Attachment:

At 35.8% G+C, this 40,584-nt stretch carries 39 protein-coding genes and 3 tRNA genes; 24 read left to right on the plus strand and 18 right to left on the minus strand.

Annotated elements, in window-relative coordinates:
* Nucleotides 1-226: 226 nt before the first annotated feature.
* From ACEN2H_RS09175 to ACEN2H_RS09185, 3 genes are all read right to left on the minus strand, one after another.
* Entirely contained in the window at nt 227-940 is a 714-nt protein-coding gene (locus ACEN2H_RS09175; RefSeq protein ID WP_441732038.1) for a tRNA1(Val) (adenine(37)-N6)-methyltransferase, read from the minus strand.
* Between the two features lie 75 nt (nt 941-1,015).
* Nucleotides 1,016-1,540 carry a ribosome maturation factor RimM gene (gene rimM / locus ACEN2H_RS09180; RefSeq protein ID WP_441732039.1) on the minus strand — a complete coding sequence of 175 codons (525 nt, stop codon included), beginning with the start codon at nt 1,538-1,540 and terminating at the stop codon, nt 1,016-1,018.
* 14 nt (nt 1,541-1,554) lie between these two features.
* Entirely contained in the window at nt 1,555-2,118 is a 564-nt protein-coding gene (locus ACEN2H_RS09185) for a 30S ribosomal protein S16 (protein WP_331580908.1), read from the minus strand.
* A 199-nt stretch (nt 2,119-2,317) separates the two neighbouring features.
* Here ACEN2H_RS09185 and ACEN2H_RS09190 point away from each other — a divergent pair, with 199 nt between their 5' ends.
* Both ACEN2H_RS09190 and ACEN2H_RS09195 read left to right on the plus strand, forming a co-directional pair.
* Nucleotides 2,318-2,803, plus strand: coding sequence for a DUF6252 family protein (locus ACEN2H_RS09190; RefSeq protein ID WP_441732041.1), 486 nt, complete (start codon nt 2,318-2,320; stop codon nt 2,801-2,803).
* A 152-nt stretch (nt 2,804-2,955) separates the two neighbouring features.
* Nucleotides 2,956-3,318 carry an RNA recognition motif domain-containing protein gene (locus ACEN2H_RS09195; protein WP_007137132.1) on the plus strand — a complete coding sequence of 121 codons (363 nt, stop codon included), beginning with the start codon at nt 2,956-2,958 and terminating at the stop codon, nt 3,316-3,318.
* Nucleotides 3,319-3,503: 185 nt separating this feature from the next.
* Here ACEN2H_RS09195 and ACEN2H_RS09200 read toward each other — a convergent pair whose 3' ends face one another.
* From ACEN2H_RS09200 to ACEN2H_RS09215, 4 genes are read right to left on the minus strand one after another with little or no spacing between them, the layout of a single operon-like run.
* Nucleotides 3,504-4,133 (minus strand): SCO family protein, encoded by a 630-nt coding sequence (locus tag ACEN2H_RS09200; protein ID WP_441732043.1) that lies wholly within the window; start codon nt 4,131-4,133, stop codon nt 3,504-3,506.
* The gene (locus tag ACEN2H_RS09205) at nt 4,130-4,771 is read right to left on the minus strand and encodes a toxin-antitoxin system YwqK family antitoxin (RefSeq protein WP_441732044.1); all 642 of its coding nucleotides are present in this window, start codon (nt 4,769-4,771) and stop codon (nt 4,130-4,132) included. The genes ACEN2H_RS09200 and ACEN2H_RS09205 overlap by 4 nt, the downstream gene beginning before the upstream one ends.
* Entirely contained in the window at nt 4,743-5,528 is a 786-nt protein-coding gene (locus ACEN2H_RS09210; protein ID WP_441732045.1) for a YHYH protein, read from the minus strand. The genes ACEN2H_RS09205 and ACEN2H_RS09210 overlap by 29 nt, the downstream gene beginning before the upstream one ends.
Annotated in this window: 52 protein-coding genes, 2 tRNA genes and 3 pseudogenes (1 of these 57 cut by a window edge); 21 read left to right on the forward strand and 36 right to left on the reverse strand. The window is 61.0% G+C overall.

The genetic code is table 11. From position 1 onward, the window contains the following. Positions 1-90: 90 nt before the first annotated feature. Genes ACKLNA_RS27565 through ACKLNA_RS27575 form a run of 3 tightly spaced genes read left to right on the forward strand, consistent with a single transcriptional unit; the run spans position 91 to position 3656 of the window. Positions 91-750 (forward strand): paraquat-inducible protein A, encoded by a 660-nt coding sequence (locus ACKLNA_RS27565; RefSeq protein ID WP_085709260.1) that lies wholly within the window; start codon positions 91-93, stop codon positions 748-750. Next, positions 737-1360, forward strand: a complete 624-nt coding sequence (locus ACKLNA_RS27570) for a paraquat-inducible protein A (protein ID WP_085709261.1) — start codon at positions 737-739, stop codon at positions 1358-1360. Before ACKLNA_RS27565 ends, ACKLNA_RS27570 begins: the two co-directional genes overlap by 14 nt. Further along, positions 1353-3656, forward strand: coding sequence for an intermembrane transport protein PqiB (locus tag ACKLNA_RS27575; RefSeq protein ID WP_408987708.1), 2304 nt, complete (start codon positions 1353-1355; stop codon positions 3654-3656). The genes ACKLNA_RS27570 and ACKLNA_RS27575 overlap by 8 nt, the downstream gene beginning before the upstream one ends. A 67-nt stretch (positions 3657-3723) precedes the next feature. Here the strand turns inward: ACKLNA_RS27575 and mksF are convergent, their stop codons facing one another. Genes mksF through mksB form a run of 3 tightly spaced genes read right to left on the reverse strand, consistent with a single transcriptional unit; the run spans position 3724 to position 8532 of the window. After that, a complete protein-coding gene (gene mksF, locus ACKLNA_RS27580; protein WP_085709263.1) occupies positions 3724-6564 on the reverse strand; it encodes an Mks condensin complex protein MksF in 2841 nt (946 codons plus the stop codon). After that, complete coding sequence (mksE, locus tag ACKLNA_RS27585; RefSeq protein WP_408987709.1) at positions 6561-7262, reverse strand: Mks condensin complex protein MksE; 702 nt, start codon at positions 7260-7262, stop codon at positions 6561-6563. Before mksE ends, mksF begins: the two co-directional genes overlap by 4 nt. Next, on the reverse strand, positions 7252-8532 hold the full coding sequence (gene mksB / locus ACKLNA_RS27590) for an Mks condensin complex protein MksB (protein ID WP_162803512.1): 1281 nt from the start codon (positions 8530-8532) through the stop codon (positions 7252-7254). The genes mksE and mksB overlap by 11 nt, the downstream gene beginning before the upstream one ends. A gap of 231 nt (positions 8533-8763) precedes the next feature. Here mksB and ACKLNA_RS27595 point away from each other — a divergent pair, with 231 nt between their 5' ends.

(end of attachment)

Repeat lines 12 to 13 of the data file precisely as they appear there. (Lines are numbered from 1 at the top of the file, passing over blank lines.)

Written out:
* Both ACEN2H_RS09190 and ACEN2H_RS09195 read left to right on the plus strand, forming a co-directional pair.
* Nucleotides 2,318-2,803, plus strand: coding sequence for a DUF6252 family protein (locus ACEN2H_RS09190; RefSeq protein ID WP_441732041.1), 486 nt, complete (start codon nt 2,318-2,320; stop codon nt 2,801-2,803).